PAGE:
Dozens of speakers at a packed Southold Town Hall Tuesday night, including some wearing “Support Local Farmers” pins, urged the Town Board to reconsider its proposed code amendments on winery standards.
Nearly five hours later, they got their wish when the board voted unanimously to withdraw the resolution.
A common message among speakers — mostly farmers, and vineyard and other business owners — was a plea for the town to go back to the drawing board to address a provision that wine would have to be made from at least 80 percent of grapes grown on site or other land owned by the winery. The amendments would have also allowed 20 percent of wine sold at a winery to be from other Long Island wineries.
Speakers at the lengthy hearing often expressed frustration and a sense of being blindsided by the proposed changes. They had also asked the the board to re-examine a requirement that 10 acres be dedicated to the growing of grapes.
Steve Mudd, who owns one of the region’s leading vineyard management companies, said grape growing is farming.
“This proposed new code is 100 percent anti-farming code,” he said.
Supervisor Scott Russell said he was urged at a public hearing in April to adopt a code and “then work out the glitches later.” He said a variety of percentages and numbers were suggested at that meeting.
When speakers said Tuesday that 80 percent was simply too much, Mr. Russell asked “What’s the number?”
Winemaker Russell Hearn said it takes three or fours years for a winery to “come online,” so it’s necessary in the meantime to buy grapes from others in order to jumpstart a business. The proposed code would have “set up an uneven playing field for future wineries to get into the business,” he said.
Adam Suprenant, co-owner of Coffee Pot Cellars, said he disagreed with Mr. Russell that it was better to pass legislation — which he called “poorly conceived, poorly written and just plain bad law” — and then work out the kinks.
“The code as proposed is just an egregious way the town is regulating what happens at a winery through zoning code,” Mr. Suprenant said during the hearing.
Anthony Sannino, vice president of the Long Island Wine Council and owner of Sannino Vineyard, described the “vigorous” planning process he went through for a winery application as “unchartered territory.” He said the lengthy process taught him “we can’t develop a code that’s gonna actually satisfy every property.”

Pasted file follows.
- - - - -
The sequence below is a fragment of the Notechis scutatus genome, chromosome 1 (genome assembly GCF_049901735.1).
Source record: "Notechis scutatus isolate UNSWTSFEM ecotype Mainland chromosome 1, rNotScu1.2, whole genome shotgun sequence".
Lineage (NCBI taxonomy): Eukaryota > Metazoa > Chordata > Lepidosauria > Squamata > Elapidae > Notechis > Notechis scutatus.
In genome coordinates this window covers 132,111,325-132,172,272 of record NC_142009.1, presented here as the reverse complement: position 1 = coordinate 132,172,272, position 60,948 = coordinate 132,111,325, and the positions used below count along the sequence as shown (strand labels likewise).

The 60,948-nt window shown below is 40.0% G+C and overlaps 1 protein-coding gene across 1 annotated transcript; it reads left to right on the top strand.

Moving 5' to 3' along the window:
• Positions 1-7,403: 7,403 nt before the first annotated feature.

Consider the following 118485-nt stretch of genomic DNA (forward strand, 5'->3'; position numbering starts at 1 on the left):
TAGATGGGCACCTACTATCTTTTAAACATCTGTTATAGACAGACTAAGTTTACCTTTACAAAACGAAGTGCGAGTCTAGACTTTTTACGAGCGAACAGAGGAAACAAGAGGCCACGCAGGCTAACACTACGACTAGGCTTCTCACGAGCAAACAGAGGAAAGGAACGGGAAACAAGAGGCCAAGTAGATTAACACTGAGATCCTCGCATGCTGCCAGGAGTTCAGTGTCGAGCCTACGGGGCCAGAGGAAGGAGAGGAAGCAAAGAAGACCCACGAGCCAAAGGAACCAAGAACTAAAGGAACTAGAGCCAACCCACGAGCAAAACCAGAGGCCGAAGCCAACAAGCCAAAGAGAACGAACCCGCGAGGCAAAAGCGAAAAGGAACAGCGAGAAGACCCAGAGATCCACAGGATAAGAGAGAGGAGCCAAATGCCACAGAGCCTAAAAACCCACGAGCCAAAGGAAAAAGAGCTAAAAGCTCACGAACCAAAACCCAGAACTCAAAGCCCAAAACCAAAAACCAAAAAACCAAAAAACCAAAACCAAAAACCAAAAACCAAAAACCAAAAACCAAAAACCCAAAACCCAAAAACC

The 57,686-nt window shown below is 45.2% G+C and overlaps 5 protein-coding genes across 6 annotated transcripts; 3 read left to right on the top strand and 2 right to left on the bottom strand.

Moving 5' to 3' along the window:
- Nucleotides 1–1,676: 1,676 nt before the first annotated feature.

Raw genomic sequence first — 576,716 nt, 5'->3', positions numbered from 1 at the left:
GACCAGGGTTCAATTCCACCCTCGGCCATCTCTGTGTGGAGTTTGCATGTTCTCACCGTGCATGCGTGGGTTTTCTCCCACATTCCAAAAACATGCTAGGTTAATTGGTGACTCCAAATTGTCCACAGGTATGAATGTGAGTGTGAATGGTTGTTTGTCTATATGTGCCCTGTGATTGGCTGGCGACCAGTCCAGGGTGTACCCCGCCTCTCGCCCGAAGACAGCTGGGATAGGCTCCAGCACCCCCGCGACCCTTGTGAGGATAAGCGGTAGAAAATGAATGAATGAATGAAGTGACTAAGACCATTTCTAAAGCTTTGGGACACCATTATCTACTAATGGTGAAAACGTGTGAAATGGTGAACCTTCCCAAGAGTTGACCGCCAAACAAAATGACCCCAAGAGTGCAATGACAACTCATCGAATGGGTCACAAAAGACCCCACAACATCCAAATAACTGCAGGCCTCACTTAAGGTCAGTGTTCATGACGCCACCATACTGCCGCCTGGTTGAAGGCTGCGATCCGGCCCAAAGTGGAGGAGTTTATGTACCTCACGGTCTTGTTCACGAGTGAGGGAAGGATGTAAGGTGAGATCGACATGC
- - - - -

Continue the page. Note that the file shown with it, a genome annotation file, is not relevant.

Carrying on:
Tuesday’s hearing came just over three weeks before the town’s alcohol farm products working group is set to expire. Members of that group had expressed frustration that the code amendments were proposed before the group had concluded its work and made recommendations to the Town Board.
Group member Anne Murray of East Marion requested that the Town Board extend the group’s term, so it could continue working on those recommendations.
Working group member Louisa Hargrave, co-founder of the region’s first winery, reiterated from a meeting last month that the group did not recommend the proposed amendments or believe there would be a public hearing or vote on winery legislation until a more comprehensive view was established.
“We need to decide how we want Southold to look in 10, 20 years,” she said.
Long Island Farm Bureau executive director Rob Carpenter pointed to how almost 30 percent of land in town is agricultural. He said the full ag industry was not involved in the development of the proposal and he expressed a willingness to sit with the town and working group members on any issues of concern they may have.
“The farming community will no longer stand for being pushed around,” he said. “We are watching and watching closely what happens in this town.”
Some speakers pointed to the impact local wineries have on the tourism economy as a reason to rethink the code changes. North Fork Promotion Council president Duncan Kennedy expressed support for the agriculture industry, noting how winery visitors also spend money elsewhere in town.
Town Board member Bill Ruland said as the hearing drew to a close that it was clear from the public comments that the issue needed to be visited again and include involvement of people with expertise on the subject, including the working group, the town’s agricultural advisory committee and others who offered their help Tuesday evening.
Councilman Jim Dinizio said he had not planned on voting in favor of the change.
“Obviously we didn’t know what the industry was until tonight,” he said.
Town Board member Bob Ghosio pointed to the support he saw within the agriculture industry at the hearing. He said given the input, he wasn’t sure the proposed code changes were the way to go.
“I, for one, do not want to tell you how to farm,” Town Board member Jill Doherty said.
Mr. Russell said the amendments were only meant as a way to “get agriculture back into the agricultural zone.”
“The idea we’re going to run around with these secret plots is abhorrent,” he said.
Top Caption: Long Island wine region pioneer Louisa Hargrave, right, at Tuesday’s hearing. (Credit: Kelly Zegers)
Editor’s Note: An earlier version of this story said Southold Town Supervisor Scott Russell proposed the amendments. Mr. Russell sent the following Wednesday morning: “The support for 10 acres of grapes came from the committee. The final version came as a result of no less than 10 people sitting at the table at a code committee meeting”